## Algebra and Graphing

**Points on a Grid**

A location, or point, on a grid can be identified by an ordered pair such as (3, 2), which names the coordinates of that location or point. The first number tells how far to the right or left the point is located in the horizontal direction. The second number tells how far up or down the point is located in the vertical direction. Students must realize that, for example, that the point (3, 2) is not the same as point (2, 3). The numbers in an ordered pair are called **coordinates**.

**Integers**

The set of integers consists of the counting numbers 1, 2, 3,…, their opposites ^{–}1, ^{–}2, ^{–}3,…, and the number 0. The negative integers are needed to solve exercises such as 5 − 7 = ^{–}2 as well as to record quantities like the temperature below zero, the depth below sea level, how much has been lost, and how much is owed.

The integers can be represented on a number line that extends both to the left and to the right of zero. The positive integers are represented to the right of 0 and the negative integers are represented to the left of 0.

Point out to students that numbers such as ^{−}3 and ^{+}3 are opposite numbers.

**Coordinate Plane**

A coordinate plane is composed of a horizontal number line (the x-axis) and a vertical number line (the y-axis). With the extension of the number system to include negative numbers, each axis can be extended in two directions. The point where the two axes intersect is the origin. The coordinates of the origin are (0, 0). The first number in an ordered pair is the x-coordinate. The second number is the y-coordinate.

The coordinate axes divide the plane into four regions called **quadrants.** The quadrants are numbered I, II, III, and IV as shown on the grid below. At this grade level, students do not need to know the numbering system for the quadrants, but should recognize that the appropriate quadrants for ordered pairs can be identified according to the signs of the numbers. All points in Quadrant I have two positive coordinates. All points in Quadrant II have a negative x-coordinate and a positive y-coordinate. All points in Quadrant III have two negative coordinates. All points in Quadrant IV have a positive x-coordinate and a negative y-coordinate.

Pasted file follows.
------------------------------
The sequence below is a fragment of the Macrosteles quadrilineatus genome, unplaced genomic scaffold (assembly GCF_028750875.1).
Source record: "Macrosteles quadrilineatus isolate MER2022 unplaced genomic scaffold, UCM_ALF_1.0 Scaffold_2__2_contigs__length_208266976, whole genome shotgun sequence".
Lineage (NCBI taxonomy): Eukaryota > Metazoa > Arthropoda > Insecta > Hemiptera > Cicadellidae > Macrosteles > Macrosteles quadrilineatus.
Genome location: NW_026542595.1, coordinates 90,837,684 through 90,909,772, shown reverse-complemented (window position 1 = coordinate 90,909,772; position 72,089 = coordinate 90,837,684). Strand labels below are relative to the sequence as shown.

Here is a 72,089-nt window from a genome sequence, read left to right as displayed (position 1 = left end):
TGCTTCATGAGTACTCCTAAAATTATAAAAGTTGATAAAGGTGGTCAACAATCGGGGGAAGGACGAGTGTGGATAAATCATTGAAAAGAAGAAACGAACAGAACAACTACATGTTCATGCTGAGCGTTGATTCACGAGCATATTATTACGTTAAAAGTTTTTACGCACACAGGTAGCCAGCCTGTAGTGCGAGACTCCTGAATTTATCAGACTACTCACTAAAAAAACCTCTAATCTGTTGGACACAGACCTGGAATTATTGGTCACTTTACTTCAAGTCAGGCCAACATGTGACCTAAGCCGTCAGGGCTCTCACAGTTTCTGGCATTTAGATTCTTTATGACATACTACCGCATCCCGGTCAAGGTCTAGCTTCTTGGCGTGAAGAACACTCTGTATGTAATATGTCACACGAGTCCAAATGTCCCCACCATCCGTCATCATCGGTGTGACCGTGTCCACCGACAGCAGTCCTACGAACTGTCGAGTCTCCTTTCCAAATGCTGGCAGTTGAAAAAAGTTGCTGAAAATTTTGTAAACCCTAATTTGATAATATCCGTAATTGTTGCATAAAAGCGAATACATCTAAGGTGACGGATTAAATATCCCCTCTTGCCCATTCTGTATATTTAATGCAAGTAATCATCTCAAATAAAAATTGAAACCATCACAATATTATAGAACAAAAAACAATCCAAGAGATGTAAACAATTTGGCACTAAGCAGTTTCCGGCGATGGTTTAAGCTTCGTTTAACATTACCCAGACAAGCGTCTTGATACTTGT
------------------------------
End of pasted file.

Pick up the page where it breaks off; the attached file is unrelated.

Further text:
The length of a horizontal or vertical line segment on a coordinate plane can be found by counting units or by using subtraction. For horizontal line segments, the difference between the x-coordinates of the endpoints is the length. For vertical line segments, the difference between the y-coordinates of the endpoints is the length.

**Functions**

At this grade level, functions are graphed from tables of given values. All values are positive, thus the graphs of functions studied in this chapter are located in Quadrant I only. Formal definitions and extended work with functions are not necessary at this time.

A function is a rule that associates one and only one value of one variable with each value of another variable. The function y = 2x expresses y in terms of x. For each value of x, there is one and only one value of y. An equation determines y as a function of x, if for each x, the equation can be solved to give exactly one value of y. The graphs of such equations are lines in the plane. An equation that can be written Ax + By = C, where A, B, and C are fixed numbers, is called a linear equation.

The graph of a linear equation is a straight line. To graph a linear equation, first a table of values for x and y is completed and then the ordered pairs are graphed. Finally a line is drawn through the points.

Equation: y = x + 3

These values can be interpreted as the x-coordinates and y-coordinates of points in the coordinate plane. Graphing these points means placing a dot at the points (^{–}2, ^{+}1), (^{–}1, ^{+}2), (0, ^{+}3), (^{+}1, ^{+}4), and (^{+}2, ^{+}5). To graph
the equation, students connect the points with a straight line.

**Teaching Model 24.1:** Locate Points on a Grid